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Serial killer spills secrets for cash

A bounty hunter's offer could finally bring closure to Central Valley families, as authorities seek remains of women who disappeared in the 1980s and '90s.

February 11, 2012|By Carol J. Williams, Los Angeles Times

Even when authorities had the maps in hand, Shermantine's directions weren't taken seriously and languished for months until Padilla took his own cadaver dogs to the San Andreas site and "got a lot of hits."

The first maps had been misleading, referring to objects like a trailer that had once been on Shermantine family land but had been removed since the bodies were dumped there.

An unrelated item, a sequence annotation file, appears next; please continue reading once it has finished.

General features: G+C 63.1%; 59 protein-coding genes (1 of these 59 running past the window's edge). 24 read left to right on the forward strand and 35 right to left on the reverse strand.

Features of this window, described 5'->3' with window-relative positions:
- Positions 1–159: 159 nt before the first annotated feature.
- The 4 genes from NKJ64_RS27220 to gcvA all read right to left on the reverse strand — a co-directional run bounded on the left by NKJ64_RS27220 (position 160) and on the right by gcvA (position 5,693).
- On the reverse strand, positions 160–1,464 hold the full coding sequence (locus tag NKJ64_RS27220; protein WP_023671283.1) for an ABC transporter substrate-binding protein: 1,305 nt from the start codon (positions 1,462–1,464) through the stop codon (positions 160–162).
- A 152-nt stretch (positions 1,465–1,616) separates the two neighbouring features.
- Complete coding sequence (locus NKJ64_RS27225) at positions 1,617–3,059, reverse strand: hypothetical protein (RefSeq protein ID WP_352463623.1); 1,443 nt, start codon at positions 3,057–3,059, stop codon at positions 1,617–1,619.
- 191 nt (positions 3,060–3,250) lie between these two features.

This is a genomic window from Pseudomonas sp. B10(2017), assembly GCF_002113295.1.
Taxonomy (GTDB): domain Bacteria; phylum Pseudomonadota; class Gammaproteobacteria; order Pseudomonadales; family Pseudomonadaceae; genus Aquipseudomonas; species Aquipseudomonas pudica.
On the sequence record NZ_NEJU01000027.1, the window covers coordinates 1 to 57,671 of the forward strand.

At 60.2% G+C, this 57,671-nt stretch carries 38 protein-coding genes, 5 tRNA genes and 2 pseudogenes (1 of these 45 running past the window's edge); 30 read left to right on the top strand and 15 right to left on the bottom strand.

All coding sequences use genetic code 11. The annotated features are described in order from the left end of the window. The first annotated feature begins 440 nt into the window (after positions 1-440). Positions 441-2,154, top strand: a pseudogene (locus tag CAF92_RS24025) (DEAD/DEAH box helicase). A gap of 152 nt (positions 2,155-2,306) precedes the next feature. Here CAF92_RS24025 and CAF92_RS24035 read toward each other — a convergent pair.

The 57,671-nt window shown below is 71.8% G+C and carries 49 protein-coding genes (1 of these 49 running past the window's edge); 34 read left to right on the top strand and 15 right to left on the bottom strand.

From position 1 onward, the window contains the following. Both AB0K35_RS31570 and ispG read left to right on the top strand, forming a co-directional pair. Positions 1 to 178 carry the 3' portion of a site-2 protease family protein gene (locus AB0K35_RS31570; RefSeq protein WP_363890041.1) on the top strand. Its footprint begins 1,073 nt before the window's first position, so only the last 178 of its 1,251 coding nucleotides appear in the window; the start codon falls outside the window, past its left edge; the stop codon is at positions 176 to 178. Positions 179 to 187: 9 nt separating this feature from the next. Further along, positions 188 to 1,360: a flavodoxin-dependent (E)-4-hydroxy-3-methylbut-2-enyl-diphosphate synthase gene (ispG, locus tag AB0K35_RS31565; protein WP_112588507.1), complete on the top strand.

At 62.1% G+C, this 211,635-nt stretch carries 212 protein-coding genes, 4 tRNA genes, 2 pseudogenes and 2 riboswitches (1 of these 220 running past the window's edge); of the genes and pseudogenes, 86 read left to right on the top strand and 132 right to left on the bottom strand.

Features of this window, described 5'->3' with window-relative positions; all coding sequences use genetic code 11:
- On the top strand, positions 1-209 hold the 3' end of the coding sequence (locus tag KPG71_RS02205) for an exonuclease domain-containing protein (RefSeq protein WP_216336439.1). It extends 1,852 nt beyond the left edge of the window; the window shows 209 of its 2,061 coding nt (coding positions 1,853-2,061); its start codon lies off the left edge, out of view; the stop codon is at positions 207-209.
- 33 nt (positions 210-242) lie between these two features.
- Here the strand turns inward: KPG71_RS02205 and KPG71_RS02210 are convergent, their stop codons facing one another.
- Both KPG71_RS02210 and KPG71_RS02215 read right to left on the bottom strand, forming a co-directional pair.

Deputies were finally compelled to search the sites after some remains found in 2003 were identified last year but not connected to the Speed Freak killings until last month.

In Clements, the town of about 400 people that Cyndi Vanderheiden was from, Joe Mehrten remembered how everyone pulled together behind her distraught parents when she disappeared in 1998.

"Pretty much everyone signed up for Cyndi's Search, as they called it," he said. "They searched up and down the river, up in the hills, everywhere. No sign."

Times staff writers Rick Rojas and Diana Marcum contributed to this report.

carol.williams@latimes.com

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